by Bob Stone

With ninety participants, the seventh annual Western Worker Cooperative Conference at Breitenbush Hot Springs grew a full fifty percent over last year, reaffirming this conference’s movement-building leadership.

“It was our most successful of the seven conferences so far. And we had more regional representation than ever,” said Tim Huet of San Francisco’s Rainbow Grocery Cooperative and a member of the board that plans the conferences. Participants from Massachusetts, Minnesota, Maryland, Montana and Canada were drawn to the conference October 22-24.

Conference founder Tim Calvert of Citybikes in Portland first gathered Oregon and Washington worker co-ops in Portland in 1995. Absent then, Californians’ numbers now equal their northern neighbors. California’s contingent is top-heavy with the 50-plus member co-ops in the Network of Bay Area Worker Cooperatives (NOBAWC, pronounced “no-boss”)—the nation’s largest worker co-op group.

Since 1996 this annual gathering has been at Breitenbush Hot Springs. This wilderness spa in Detroit, Oregon is also a worker-owned cooperative and a major sponsor of the conference. Its beauty attracts and inspires participants. The conference’s elected board was charged in 1999 with exploring a national network of worker co-ops, but the conference was job enough. This year new interest from Minneapolis/St. Paul and the East coast renewed the idea in a session including NOBAWC, the Breitenbush board, and National Cooperative Business Association. Board members will work with East coast organizers of the worker co-ops/democratic ESOP conference in 2002. Discussants on the coasts hope for a national meeting in 2003, perhaps in the mid-West, building toward something like the Canadian Worker Cooperative Federation. [Editors’ note: See the report on the meeting of the Canadian Federation on the following page].

Workshops followed 3 tracks: co-op basics and human development; business and finance; and movement building. One workshop compared decision-making processes at Rainbow Grocery, with its 200-plus workers and no managers, with Burley Design Cooperative, a bicycle-product manufacturer with an 8-person management team and 100-plus workers. Other workshops featured: consensus decision-making with Grace Cox of Olympia Food Co-op; financial statements with Don Reynolds of Rainbow; advanced finances with Steve Sutcher of Berkeley’s Cheese Board—a grandparent of the worker co-op movement; multiculturalism with diversity trainers from two co-ops (main theme of the 2000 meeting); internet marketing with Matt Purvis of Burley and Thomas Roche of Good Vibrations; how a leadership culture can apply to all and not be the burden/privilege of a few, with Tim Huet. Rebecca Bauen of WAGES (which provides technical help to low income women starting worker co-ops) reported on Mondragon and explored its lessons.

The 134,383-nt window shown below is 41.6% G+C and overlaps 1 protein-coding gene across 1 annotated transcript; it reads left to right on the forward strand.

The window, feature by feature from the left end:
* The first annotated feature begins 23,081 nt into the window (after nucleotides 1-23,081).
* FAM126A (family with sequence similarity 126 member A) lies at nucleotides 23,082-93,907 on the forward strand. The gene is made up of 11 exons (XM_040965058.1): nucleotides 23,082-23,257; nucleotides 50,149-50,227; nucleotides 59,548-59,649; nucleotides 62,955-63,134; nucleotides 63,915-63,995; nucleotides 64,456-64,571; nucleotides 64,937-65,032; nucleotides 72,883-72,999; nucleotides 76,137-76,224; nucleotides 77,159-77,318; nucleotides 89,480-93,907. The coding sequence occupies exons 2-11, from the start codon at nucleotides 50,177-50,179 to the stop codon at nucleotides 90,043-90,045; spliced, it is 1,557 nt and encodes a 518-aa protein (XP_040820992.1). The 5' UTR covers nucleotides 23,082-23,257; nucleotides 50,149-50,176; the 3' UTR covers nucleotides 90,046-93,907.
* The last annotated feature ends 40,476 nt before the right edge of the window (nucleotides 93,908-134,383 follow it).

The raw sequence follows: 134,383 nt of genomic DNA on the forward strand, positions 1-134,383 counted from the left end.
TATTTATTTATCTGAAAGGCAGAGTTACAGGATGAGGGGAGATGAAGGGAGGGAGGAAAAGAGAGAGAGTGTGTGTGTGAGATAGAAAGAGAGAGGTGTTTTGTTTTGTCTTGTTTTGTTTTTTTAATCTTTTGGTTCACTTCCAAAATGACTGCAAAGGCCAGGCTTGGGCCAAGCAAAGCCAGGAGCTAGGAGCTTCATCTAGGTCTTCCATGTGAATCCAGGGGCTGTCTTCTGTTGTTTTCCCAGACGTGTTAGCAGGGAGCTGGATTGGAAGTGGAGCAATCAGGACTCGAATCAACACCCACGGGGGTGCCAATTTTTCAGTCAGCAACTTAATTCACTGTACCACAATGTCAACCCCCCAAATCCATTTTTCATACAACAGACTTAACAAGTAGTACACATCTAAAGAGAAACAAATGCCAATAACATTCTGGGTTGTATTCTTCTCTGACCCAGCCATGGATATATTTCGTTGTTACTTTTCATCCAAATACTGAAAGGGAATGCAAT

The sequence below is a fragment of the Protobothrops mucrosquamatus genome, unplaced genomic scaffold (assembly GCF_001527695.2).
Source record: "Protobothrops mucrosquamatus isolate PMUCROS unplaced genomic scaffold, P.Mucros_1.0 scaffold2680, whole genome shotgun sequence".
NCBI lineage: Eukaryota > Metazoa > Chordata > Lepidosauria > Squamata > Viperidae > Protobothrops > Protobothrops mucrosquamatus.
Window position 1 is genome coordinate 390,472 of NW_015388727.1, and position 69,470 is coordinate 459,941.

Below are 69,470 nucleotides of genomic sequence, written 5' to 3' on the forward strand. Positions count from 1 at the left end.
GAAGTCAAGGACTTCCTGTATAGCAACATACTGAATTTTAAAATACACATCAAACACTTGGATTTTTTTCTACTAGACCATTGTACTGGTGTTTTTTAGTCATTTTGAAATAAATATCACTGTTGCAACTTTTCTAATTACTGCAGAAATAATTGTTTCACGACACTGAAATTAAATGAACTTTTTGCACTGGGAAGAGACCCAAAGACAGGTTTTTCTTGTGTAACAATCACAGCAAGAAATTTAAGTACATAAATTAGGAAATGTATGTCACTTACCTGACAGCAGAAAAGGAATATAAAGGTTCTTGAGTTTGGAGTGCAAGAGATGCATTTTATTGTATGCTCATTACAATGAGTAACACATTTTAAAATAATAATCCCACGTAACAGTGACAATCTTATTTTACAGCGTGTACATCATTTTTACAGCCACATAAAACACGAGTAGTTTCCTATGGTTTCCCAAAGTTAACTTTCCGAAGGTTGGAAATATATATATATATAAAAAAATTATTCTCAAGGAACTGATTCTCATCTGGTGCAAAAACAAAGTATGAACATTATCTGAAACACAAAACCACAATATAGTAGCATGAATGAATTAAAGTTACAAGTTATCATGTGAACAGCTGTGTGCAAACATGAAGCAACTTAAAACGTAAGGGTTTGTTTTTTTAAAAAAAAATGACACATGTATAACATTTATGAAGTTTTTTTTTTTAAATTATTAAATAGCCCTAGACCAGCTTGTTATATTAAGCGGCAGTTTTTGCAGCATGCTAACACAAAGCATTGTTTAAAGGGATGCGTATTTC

“Open Space” discussions are a central feature of Breitenbush conferences. Two sets of 5 concurrent structured dialogues take on hot issues in co-ops, sharing successful and unsuccessful resolutions. “For the movement to kick start we need more government support of worker co-ops,” said Tim Calvert. “Workers prefer a worker-owned environment and co-ops are great for communities. But to fulfill their promise in a globalizing economy, small democratic units need fostering.”

Calvert said that while Citybikes, benefitting from Portland’s explosion in bike commuting, has the workhour flexibility that allows him to work on Breitenbush, its worker-owners are seeking a way to secure benefits. Links between labor and worker co-op movements were explored by keynoter Peter Kardas, director of Labor Education and Research at Evergreen College in Olympia, WA. Kardas’ message of the promise of solidarity, after healing the disconnect between the two movements, resonated in the meetings.

Conference sponsors included: National Cooperative Business Association, National Cooperative Bank Development Corporation, UC Davis Center for Cooperatives, Breitenbush Hot Springs, Burley Design Cooperative, Good Vibrations, Rainbow Grocery Cooperative and Equal Exchange.

For information on the Breitenbush worker co-op meeting in the fall of 2002, contact Kirsten Marshall

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